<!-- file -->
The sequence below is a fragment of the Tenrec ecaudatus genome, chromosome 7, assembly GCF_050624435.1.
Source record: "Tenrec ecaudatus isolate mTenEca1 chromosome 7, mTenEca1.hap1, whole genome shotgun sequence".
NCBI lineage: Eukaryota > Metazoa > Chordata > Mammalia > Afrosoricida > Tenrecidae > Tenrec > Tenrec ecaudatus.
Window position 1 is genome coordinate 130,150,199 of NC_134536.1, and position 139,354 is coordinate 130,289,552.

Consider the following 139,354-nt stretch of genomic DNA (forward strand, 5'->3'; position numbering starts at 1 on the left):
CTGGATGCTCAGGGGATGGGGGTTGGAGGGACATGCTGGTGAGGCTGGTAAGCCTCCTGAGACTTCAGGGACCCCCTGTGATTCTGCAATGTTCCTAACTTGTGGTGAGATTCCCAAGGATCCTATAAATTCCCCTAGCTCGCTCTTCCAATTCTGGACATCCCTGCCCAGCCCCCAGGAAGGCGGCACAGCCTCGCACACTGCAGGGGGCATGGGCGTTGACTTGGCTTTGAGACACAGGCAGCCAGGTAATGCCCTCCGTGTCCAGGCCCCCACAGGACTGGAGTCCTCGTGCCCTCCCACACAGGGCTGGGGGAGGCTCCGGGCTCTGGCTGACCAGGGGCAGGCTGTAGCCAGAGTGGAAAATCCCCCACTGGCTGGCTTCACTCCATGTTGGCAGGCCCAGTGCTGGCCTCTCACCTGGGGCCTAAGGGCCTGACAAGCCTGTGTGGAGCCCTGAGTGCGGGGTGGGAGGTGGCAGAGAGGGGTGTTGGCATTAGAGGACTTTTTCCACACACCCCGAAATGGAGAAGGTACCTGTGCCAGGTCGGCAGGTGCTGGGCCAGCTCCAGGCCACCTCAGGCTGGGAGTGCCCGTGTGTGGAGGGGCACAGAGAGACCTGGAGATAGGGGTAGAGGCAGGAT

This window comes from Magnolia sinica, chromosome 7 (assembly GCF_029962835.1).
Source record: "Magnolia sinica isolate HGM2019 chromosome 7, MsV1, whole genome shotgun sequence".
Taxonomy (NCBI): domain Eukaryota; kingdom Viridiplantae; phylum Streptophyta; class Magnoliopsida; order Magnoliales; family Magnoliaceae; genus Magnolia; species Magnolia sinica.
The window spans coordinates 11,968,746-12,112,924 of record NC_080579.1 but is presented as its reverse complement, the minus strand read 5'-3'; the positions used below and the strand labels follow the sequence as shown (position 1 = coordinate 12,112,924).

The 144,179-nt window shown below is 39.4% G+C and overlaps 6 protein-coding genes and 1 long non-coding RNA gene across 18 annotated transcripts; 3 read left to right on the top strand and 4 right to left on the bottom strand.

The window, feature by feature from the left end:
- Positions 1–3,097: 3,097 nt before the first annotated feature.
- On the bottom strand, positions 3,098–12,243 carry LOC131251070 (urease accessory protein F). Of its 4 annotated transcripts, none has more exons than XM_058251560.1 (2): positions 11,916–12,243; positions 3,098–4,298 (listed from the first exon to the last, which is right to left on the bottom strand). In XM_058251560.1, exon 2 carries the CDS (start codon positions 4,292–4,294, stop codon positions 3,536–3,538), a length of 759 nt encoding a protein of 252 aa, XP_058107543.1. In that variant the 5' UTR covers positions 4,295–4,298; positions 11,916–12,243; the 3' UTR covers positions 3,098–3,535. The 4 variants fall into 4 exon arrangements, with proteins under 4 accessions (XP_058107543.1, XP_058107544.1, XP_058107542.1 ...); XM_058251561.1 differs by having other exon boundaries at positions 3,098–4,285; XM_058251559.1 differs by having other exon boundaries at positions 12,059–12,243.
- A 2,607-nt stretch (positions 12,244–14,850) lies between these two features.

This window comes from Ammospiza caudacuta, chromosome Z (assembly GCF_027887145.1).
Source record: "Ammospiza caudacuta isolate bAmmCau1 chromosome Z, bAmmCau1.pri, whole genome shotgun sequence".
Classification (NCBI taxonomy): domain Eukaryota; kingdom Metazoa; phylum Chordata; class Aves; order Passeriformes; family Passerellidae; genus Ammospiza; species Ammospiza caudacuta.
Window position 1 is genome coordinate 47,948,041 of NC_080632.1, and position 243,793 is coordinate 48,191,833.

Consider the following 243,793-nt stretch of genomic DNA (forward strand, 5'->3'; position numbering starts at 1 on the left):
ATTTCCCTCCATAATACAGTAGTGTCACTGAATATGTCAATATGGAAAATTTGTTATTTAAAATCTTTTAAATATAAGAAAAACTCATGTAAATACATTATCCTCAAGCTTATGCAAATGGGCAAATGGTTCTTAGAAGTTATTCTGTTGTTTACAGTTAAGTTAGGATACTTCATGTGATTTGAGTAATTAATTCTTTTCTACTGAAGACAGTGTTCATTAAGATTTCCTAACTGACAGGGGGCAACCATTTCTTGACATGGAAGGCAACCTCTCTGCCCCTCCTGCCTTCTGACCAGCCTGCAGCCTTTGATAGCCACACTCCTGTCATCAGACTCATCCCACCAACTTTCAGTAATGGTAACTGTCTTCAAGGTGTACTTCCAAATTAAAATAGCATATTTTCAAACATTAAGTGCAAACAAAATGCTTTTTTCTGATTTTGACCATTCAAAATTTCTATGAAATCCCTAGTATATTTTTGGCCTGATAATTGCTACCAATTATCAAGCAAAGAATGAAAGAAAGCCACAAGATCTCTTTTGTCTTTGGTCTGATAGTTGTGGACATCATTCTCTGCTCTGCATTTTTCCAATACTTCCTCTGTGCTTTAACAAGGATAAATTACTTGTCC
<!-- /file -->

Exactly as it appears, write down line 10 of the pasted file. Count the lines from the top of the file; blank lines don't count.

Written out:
The window spans coordinates 11,968,746-12,112,924 of record NC_080579.1 but is presented as its reverse complement, the minus strand read 5'-3'; the positions used below and the strand labels follow the sequence as shown (position 1 = coordinate 12,112,924).